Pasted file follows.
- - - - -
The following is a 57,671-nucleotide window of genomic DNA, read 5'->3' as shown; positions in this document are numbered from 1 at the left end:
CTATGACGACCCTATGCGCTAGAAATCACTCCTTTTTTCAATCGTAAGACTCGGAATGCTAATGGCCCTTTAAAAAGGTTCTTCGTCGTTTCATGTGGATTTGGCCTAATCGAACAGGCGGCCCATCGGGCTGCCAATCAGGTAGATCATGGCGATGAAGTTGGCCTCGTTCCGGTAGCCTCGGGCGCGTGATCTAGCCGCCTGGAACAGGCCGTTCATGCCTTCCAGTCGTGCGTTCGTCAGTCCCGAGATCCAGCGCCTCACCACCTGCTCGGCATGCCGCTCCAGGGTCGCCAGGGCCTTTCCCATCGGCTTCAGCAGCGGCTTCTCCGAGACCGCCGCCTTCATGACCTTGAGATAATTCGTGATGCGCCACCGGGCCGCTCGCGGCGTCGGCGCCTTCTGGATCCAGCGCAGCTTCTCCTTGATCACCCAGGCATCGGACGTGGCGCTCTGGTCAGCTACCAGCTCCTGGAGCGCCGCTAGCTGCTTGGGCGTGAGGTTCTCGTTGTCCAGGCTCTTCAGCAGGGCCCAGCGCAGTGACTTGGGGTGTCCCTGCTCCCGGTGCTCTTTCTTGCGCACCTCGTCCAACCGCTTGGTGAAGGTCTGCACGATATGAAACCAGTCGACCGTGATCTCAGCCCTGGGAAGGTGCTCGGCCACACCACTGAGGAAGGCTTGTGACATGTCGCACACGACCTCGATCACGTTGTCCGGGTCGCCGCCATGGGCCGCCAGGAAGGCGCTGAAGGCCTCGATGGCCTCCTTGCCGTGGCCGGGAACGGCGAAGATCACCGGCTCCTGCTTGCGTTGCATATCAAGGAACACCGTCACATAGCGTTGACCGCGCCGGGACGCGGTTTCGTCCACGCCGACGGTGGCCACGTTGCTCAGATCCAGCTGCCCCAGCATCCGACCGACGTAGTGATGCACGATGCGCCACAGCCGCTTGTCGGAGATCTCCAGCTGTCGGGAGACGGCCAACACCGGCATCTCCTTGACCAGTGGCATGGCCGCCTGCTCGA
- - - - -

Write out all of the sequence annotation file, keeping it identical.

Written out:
The following is a 57,671-nucleotide window of genomic DNA, read 5'->3' as shown; positions in this document are numbered from 1 at the left end:
CTATGACGACCCTATGCGCTAGAAATCACTCCTTTTTTCAATCGTAAGACTCGGAATGCTAATGGCCCTTTAAAAAGGTTCTTCGTCGTTTCATGTGGATTTGGCCTAATCGAACAGGCGGCCCATCGGGCTGCCAATCAGGTAGATCATGGCGATGAAGTTGGCCTCGTTCCGGTAGCCTCGGGCGCGTGATCTAGCCGCCTGGAACAGGCCGTTCATGCCTTCCAGTCGTGCGTTCGTCAGTCCCGAGATCCAGCGCCTCACCACCTGCTCGGCATGCCGCTCCAGGGTCGCCAGGGCCTTTCCCATCGGCTTCAGCAGCGGCTTCTCCGAGACCGCCGCCTTCATGACCTTGAGATAATTCGTGATGCGCCACCGGGCCGCTCGCGGCGTCGGCGCCTTCTGGATCCAGCGCAGCTTCTCCTTGATCACCCAGGCATCGGACGTGGCGCTCTGGTCAGCTACCAGCTCCTGGAGCGCCGCTAGCTGCTTGGGCGTGAGGTTCTCGTTGTCCAGGCTCTTCAGCAGGGCCCAGCGCAGTGACTTGGGGTGTCCCTGCTCCCGGTGCTCTTTCTTGCGCACCTCGTCCAACCGCTTGGTGAAGGTCTGCACGATATGAAACCAGTCGACCGTGATCTCAGCCCTGGGAAGGTGCTCGGCCACACCACTGAGGAAGGCTTGTGACATGTCGCACACGACCTCGATCACGTTGTCCGGGTCGCCGCCATGGGCCGCCAGGAAGGCGCTGAAGGCCTCGATGGCCTCCTTGCCGTGGCCGGGAACGGCGAAGATCACCGGCTCCTGCTTGCGTTGCATATCAAGGAACACCGTCACATAGCGTTGACCGCGCCGGGACGCGGTTTCGTCCACGCCGACGGTGGCCACGTTGCTCAGATCCAGCTGCCCCAGCATCCGACCGACGTAGTGATGCACGATGCGCCACAGCCGCTTGTCGGAGATCTCCAGCTGTCGGGAGACGGCCAACACCGGCATCTCCTTGACCAGTGGCATGGCCGCCTGCTCGA